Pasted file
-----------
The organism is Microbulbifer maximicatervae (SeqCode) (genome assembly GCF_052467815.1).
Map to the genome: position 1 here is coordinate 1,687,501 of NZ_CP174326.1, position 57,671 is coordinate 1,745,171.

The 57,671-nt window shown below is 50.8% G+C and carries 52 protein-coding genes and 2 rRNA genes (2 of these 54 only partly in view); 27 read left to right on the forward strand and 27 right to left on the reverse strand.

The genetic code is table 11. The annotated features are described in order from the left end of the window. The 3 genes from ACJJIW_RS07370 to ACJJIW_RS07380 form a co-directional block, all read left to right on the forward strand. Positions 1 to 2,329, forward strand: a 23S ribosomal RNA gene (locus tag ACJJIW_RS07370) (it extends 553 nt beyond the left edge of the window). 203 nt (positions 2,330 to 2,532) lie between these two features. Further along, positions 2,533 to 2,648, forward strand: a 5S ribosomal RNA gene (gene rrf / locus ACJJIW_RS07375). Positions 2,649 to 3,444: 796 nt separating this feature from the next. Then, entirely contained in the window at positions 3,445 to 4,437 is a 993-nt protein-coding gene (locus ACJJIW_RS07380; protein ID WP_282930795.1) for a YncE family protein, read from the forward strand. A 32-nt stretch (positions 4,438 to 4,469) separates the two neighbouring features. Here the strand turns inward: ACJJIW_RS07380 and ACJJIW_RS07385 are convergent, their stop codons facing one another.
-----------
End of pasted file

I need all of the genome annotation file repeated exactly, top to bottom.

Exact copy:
The organism is Microbulbifer maximicatervae (SeqCode) (genome assembly GCF_052467815.1).
Map to the genome: position 1 here is coordinate 1,687,501 of NZ_CP174326.1, position 57,671 is coordinate 1,745,171.

The 57,671-nt window shown below is 50.8% G+C and carries 52 protein-coding genes and 2 rRNA genes (2 of these 54 only partly in view); 27 read left to right on the forward strand and 27 right to left on the reverse strand.

The genetic code is table 11. The annotated features are described in order from the left end of the window. The 3 genes from ACJJIW_RS07370 to ACJJIW_RS07380 form a co-directional block, all read left to right on the forward strand. Positions 1 to 2,329, forward strand: a 23S ribosomal RNA gene (locus tag ACJJIW_RS07370) (it extends 553 nt beyond the left edge of the window). 203 nt (positions 2,330 to 2,532) lie between these two features. Further along, positions 2,533 to 2,648, forward strand: a 5S ribosomal RNA gene (gene rrf / locus ACJJIW_RS07375). Positions 2,649 to 3,444: 796 nt separating this feature from the next. Then, entirely contained in the window at positions 3,445 to 4,437 is a 993-nt protein-coding gene (locus ACJJIW_RS07380; protein ID WP_282930795.1) for a YncE family protein, read from the forward strand. A 32-nt stretch (positions 4,438 to 4,469) separates the two neighbouring features. Here the strand turns inward: ACJJIW_RS07380 and ACJJIW_RS07385 are convergent, their stop codons facing one another.